Neighbour Hood Support

Checking if a vehicle is stolen

When you buy a vehicle from a private seller, be careful to look out for signs that the car is stolen or the seller is not the true owner of the vehicle.

Here are some tips on how to avoid buying a stolen car:

  • If the deal seems too good to be true or the price too cheap, be suspicious. Criminals selling stolen vehicles make the sale attractive to prevent questions being asked and to move the property fast.
  • Be cautious when dealing with a seller who only provides a mobile phone number.
  • When telephoning the seller, do not describe the vehicle but say you are enquiring about the vehicle advertised for sale. Be cautious where the seller is a private individual and indicates having more than one vehicle for sale.
  • Do not deal with a seller at the side of the road. Always confirm an address.
  • Go to where the vehicle is on sale rather than have the person bring the vehicle to you. A dishonest seller is unlikely to allow a prospective purchaser to visit a home address.
  • Keep a lookout for signs of casual car dealing or rebuilding, such as other vehicles present in various states of repair, or parts scattered around in garages and driveways.
  • When at the address where the vehicle is, try to work out if the seller actually lives there.
  • Ensure the vehicle colour matches with LTSA (Land Transport Safety Authority) records. If the seller claims it has been repainted, check behind door rubbers for the original colour. If the vehicle colour is not correct, this may indicate a stolen vehicle with a false identity.
  • Make sure you know where to find the engine and chassis numbers, and check for signs of any interference or alteration. Any imperfections may indicate an attempt to conceal the vehicle's correct identity. Check that the numbers match those on the registration papers but be aware that those numbers may not belong on the car. A criminal wants you to make the match and be happy. Check the registration papers for any sign of alteration.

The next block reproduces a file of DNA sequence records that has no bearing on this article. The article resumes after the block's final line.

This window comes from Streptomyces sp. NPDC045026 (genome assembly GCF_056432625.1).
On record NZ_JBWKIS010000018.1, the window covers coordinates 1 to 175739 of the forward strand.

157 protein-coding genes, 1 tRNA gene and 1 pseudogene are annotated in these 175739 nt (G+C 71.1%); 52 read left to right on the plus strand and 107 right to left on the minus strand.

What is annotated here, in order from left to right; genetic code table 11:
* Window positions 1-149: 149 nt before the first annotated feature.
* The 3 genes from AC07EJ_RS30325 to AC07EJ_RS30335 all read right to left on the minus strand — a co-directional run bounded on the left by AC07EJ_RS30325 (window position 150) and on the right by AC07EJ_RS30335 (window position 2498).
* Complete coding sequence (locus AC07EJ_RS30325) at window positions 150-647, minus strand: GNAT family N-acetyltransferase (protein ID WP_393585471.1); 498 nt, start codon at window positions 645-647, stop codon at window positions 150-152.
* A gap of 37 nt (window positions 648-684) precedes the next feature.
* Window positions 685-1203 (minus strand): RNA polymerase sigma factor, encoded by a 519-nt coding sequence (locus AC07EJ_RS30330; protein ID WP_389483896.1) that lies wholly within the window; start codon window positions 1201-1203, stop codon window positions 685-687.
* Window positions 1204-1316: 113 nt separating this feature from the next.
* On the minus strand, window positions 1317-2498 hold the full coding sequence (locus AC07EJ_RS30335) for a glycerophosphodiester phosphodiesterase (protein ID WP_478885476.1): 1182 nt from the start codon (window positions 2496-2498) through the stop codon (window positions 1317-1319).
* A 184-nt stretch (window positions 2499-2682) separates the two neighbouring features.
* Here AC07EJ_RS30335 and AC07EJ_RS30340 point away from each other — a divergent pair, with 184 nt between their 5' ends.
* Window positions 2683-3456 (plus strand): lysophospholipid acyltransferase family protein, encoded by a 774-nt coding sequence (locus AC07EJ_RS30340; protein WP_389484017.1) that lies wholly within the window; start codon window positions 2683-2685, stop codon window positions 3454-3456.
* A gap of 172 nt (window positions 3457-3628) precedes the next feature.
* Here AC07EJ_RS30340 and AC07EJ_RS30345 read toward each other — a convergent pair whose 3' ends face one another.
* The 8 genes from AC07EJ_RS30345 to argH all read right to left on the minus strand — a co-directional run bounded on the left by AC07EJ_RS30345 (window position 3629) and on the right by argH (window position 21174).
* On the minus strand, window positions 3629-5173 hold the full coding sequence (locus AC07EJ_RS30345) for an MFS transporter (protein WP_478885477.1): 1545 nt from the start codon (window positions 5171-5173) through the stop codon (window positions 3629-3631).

• If the seller does not have the registration papers, ask why, and always ask for personal identification.
  • Always obtain a receipt! Ensure the receipt is detailed, showing name, address, date and description of vehicle. Include VIN (Vehicle Identification Number), chassis number and engine number, sale price and signature of seller.
  • When registration papers are unavailable, you can get current records by completing an information request form and paying a small fee at any New Zealand Post shop.
  • If the vehicle is subject to Road User Charges, make sure that the RUC licence is paid up to the odometer / hubodometer reading at the time of purchase, as you will become liable for arrears. If you cannot sight the current RUC licence, contact the RUC Helpdesk on 0800 655 644.
  • Check that there is no money owing on the vehicle or a security interest registered over it, so the vehicle can not be taken from you.
  • For $2.25 (incl. GST) you can apply to have an LTSA agent check that a vehicle is not reported stolen, and is properly registered and licensed. If the vehicle is stolen, advise the Police immediately. The Automobile Association, New Zealand Post Limited, Vehicle Testing New Zealand, Vehicle Inspection New Zealand Limited and On Road New Zealand are LTSA agents along with other independent outlets displaying the LTSA logo.
  • It is a serious crime to knowingly purchase a stolen vehicle or stolen vehicle parts. Even if you purchase a stolen vehicle or part unwittingly, the rightful owner will be able to take it back from you.
  • The Ministry of Consumer Affairs provides more comprehensive information on buying a motor vehicle, including an explanation of the Motor Vehicle Sales Act 2003 requiring licensed motor vehicle dealers and other traders who sell motor vehicles to be registered. The Act also established the Motor Vehicles Disputes Tribunal to deal with problems involving vehicle traders.
  • See the Fact Sheet on Protecting Your Vehicle


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